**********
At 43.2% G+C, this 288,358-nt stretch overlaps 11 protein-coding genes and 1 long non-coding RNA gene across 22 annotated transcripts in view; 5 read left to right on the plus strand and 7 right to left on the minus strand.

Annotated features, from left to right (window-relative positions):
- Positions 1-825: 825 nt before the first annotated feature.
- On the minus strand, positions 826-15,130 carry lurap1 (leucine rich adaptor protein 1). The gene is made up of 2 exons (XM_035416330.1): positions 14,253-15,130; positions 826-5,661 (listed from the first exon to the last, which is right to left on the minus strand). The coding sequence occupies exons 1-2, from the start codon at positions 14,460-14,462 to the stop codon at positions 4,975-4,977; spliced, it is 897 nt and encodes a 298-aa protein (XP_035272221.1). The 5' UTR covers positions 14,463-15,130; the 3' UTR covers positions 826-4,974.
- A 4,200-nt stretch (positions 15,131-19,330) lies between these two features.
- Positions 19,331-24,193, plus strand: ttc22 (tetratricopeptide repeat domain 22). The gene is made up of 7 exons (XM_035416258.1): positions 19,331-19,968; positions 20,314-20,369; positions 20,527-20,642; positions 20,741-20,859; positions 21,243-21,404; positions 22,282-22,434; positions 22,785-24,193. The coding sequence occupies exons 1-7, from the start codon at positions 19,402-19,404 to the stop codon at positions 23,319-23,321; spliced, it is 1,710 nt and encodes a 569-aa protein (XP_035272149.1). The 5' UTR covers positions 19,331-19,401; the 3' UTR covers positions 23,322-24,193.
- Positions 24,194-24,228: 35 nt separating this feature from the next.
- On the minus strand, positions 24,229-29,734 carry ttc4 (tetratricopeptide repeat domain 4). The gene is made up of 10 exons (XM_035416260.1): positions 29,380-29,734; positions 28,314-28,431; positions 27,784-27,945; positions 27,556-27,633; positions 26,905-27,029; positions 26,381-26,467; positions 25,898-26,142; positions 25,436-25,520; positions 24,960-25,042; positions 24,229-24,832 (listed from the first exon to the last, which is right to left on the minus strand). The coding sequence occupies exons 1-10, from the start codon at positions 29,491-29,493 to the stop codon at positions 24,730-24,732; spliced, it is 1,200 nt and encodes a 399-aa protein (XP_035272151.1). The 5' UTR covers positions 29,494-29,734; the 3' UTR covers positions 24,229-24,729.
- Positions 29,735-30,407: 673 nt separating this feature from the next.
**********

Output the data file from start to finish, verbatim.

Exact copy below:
At 43.2% G+C, this 288,358-nt stretch overlaps 11 protein-coding genes and 1 long non-coding RNA gene across 22 annotated transcripts in view; 5 read left to right on the plus strand and 7 right to left on the minus strand.

Annotated features, from left to right (window-relative positions):
- Positions 1-825: 825 nt before the first annotated feature.
- On the minus strand, positions 826-15,130 carry lurap1 (leucine rich adaptor protein 1). The gene is made up of 2 exons (XM_035416330.1): positions 14,253-15,130; positions 826-5,661 (listed from the first exon to the last, which is right to left on the minus strand). The coding sequence occupies exons 1-2, from the start codon at positions 14,460-14,462 to the stop codon at positions 4,975-4,977; spliced, it is 897 nt and encodes a 298-aa protein (XP_035272221.1). The 5' UTR covers positions 14,463-15,130; the 3' UTR covers positions 826-4,974.
- A 4,200-nt stretch (positions 15,131-19,330) lies between these two features.
- Positions 19,331-24,193, plus strand: ttc22 (tetratricopeptide repeat domain 22). The gene is made up of 7 exons (XM_035416258.1): positions 19,331-19,968; positions 20,314-20,369; positions 20,527-20,642; positions 20,741-20,859; positions 21,243-21,404; positions 22,282-22,434; positions 22,785-24,193. The coding sequence occupies exons 1-7, from the start codon at positions 19,402-19,404 to the stop codon at positions 23,319-23,321; spliced, it is 1,710 nt and encodes a 569-aa protein (XP_035272149.1). The 5' UTR covers positions 19,331-19,401; the 3' UTR covers positions 23,322-24,193.
- Positions 24,194-24,228: 35 nt separating this feature from the next.
- On the minus strand, positions 24,229-29,734 carry ttc4 (tetratricopeptide repeat domain 4). The gene is made up of 10 exons (XM_035416260.1): positions 29,380-29,734; positions 28,314-28,431; positions 27,784-27,945; positions 27,556-27,633; positions 26,905-27,029; positions 26,381-26,467; positions 25,898-26,142; positions 25,436-25,520; positions 24,960-25,042; positions 24,229-24,832 (listed from the first exon to the last, which is right to left on the minus strand). The coding sequence occupies exons 1-10, from the start codon at positions 29,491-29,493 to the stop codon at positions 24,730-24,732; spliced, it is 1,200 nt and encodes a 399-aa protein (XP_035272151.1). The 5' UTR covers positions 29,494-29,734; the 3' UTR covers positions 24,229-24,729.
- Positions 29,735-30,407: 673 nt separating this feature from the next.